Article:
Ex-teacher charged in Detroit teen's drowning death
A former Mumford High School swim teacher has been charged in the drowning death of his 15-year-old learning disabled student.
Wayne County prosecutors announced Tuesday that Kareem Sigler, 47, is charged with involuntary manslaughter, a felony with a 15-year maximum penalty, in the Feb. 24 death of student Da’Sean Blanding.
Blanding was a swimming student in Sigler's 11:20 a.m. class at Mumford.
Prosecutors allege sometime after the class started, Sigler was in another room when a student notified him that Blanding was at the bottom of the pool. Sigler dove into the water and, with the help of other students, pulled Blanding to the surface.
Sigler told students to call 911 while he rendered medical assistance. At 12:15 p.m., medics arrived and transported the victim to a hospital, where he was pronounced deceased.
Prosecutor Kym Worthy alleges Sigler was grossly negligent by failing to supervise Blanding, which resulted in his death.
"We are alleging that the evidence in this case shows that the death of Mr. Blanding could have been prevented," Worthy said in a statement. "While swimming pools are certainly desirable, they can also be death traps without proper, necessary, and needed supervision and preparedness.”
Sigler was arraigned in 36th District Court on Wednesday and given a $30,000 bond / 10% surety and won't be allowed to use drugs, alcohol, marijuana or illegal substances. Sigler also cannot have firearms or unsupervised contact with minor children.
A probable cause conference is scheduled for May 27 at 8:30 a.m. before Judge Kenneth King. A preliminary exam will follow on June 3 at 1:30 p.m.
Blanding's official cause of death is drowning, but county medical officials were unable to determine if it was accidental or the result of foul play.
An autopsy report issued last month by the Wayne County Medical Examiner's Office found Blanding had injuries to his face and head that match the grate the runs along the outside of the pool.
Leigh Hlavaty, deputy chief medical examiner for Wayne County, conducted the autopsy on Feb. 25 and wrote in the report that Blanding had abrasions on his forehead and brow and that bruising on the underside of his scalp indicated he was alive when his head struck the pool grate.
"This injury is more consistent with the decedent tripping before going into the water or being pushed or 'dropped' into the water," Hlavaty wrote. The injuries on his face did not cause his death, the report said.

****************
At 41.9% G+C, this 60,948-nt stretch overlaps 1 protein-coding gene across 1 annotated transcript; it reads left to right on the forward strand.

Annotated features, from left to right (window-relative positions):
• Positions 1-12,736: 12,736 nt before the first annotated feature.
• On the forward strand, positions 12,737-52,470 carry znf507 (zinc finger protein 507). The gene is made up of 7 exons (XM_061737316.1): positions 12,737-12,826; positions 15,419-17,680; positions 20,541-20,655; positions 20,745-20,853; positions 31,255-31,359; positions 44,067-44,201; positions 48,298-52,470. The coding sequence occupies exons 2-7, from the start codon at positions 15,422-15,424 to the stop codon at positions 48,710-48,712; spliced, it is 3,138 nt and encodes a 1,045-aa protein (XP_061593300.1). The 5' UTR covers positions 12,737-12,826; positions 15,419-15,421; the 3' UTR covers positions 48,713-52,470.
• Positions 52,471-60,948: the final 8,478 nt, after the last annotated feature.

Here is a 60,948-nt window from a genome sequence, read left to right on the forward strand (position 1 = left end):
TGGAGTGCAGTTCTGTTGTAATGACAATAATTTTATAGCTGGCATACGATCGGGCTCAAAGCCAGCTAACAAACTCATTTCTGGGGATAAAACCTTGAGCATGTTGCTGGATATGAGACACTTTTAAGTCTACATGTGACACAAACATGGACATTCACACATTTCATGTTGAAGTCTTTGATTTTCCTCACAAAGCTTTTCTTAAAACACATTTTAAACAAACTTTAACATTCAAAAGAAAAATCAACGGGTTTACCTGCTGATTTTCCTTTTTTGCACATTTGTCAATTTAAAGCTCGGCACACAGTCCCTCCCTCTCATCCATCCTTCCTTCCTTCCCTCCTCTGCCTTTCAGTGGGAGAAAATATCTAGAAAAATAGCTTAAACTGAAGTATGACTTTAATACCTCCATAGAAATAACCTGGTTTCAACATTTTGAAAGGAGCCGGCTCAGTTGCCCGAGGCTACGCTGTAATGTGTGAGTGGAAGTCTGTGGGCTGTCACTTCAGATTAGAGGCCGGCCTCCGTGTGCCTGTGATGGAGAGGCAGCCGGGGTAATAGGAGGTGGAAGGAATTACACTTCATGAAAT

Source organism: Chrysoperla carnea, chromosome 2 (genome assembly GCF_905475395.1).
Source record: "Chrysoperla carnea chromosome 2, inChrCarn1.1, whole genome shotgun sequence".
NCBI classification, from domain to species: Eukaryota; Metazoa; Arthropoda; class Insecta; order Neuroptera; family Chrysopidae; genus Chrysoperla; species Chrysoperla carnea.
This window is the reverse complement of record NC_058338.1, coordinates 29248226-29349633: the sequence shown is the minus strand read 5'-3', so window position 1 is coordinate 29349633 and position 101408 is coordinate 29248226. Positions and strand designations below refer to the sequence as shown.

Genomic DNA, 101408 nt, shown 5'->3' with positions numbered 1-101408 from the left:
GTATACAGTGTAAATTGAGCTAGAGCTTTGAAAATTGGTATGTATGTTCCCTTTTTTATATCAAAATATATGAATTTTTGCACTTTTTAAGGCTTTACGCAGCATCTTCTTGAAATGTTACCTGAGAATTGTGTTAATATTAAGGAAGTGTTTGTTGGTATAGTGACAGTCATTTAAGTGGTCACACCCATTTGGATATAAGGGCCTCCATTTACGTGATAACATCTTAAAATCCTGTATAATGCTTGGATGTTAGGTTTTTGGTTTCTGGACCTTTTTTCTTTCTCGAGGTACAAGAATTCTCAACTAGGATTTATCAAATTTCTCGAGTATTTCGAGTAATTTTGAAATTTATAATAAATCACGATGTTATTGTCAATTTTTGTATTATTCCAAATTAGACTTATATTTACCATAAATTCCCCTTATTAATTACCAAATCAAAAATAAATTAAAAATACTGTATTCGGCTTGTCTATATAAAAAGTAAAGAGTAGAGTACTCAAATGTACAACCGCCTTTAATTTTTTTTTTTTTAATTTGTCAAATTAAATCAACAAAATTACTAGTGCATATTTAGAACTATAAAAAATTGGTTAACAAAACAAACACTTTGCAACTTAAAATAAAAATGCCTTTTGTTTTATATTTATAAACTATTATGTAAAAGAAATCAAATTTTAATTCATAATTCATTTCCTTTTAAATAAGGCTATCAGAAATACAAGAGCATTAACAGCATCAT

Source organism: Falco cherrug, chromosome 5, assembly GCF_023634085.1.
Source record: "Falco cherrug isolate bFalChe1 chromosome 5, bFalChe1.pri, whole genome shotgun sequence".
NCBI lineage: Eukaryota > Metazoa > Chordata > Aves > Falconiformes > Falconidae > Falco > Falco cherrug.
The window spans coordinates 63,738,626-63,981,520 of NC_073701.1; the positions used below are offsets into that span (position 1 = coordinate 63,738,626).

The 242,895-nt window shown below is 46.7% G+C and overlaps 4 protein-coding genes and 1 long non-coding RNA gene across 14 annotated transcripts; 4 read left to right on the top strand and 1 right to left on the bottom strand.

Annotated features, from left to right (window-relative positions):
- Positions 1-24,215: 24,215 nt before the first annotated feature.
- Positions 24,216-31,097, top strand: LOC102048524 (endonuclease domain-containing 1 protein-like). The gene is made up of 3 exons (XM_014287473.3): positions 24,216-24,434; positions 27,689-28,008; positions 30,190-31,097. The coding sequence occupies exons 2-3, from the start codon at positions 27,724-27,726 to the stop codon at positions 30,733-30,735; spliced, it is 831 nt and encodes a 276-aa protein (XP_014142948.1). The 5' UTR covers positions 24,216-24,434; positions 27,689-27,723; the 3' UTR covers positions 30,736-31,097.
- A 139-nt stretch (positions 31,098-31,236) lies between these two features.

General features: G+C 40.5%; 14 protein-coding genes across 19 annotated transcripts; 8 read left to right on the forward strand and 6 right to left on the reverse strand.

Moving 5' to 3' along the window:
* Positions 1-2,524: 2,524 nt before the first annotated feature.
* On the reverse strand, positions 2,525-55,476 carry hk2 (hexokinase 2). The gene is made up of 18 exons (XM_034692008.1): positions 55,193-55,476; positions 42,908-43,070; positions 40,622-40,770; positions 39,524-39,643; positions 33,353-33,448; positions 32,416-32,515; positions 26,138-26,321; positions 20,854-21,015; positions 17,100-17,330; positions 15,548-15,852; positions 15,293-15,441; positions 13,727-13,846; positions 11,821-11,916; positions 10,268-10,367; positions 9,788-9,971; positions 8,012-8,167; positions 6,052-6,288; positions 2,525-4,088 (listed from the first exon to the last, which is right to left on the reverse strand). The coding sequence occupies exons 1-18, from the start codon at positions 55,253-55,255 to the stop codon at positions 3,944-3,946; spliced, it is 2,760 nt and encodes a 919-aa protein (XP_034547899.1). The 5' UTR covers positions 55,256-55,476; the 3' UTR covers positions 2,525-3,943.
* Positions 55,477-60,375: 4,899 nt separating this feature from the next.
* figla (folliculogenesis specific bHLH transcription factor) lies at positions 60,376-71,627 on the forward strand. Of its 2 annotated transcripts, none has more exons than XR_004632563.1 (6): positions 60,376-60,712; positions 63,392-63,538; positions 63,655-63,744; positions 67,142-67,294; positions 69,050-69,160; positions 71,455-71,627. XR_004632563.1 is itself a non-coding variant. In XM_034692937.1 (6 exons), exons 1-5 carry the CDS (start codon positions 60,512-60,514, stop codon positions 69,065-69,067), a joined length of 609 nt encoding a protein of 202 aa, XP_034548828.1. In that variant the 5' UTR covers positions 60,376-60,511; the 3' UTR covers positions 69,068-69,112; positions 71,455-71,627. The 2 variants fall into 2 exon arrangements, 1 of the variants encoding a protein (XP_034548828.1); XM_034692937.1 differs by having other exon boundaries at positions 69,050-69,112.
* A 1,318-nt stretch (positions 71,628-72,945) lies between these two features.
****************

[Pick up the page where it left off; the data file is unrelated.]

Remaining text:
Hlavaty also found injuries on the teen's body, "which could represent him being pushed into the water" or could represent his back striking the edge of the pool as he was pulled out.
The autopsy report says the investigation into Blanding's death revealed there were six students at the pool the day the teen died and some admitted to horseplay, including dunking each other in the pool, but they say Blanding, who was wearing short sleeves and shorts that day, did not participate.
Blanding's mother alleges her 15-year-old, learning-disabled son was bullied and beaten before he was forced into the water and while his teacher left the class unsupervised.
Christina Blanding has said her son was bleeding from the nose and mouth when he was pulled from the pool and had marks on his neck. She said she saw the injuries when she viewed her son's body at the hospital.
On Tuesday, Blanding said she wanted to thank the Wayne County Prosecutor's Office for seeking justice for her son and charging Sigler.
"I think that’s awesome because he is responsible," Blanding said. "If he was in there, this would have never happened."
Blanding said she would still like to know what students may have been involved in the incident that ended in her son's death.
"I would like other people to speak up about who did this to my child. Parents are silencing the other teens in the class. They need to stop the 'not-snitching' rule," she said.
Late Monday night, Nikolai Vitti, the superintendent of Detroit schools, issues a statement on the matter:
"On March 17, 2020, the DPSCD Board of Education terminated Mr. Sigler, the swim teacher, based on the Superintendent’s recommendation. This entire situation has been painful to everyone involved. That pain only continues regarding the arrest of Mr. Sigler. Based on our own investigation regarding the incident, we can understand why he was arrested. Our investigation led to his termination."
Blanding's attorney Johnny Hawkins said investigators in the case have told him they have had a hard time interviewing other students in class that day to understand how Da'Sean ended up in the pool.
"There are kids who know but we can't get to them. The police have had a hard time getting through the parents. And that is what we need to know," Hawkins said.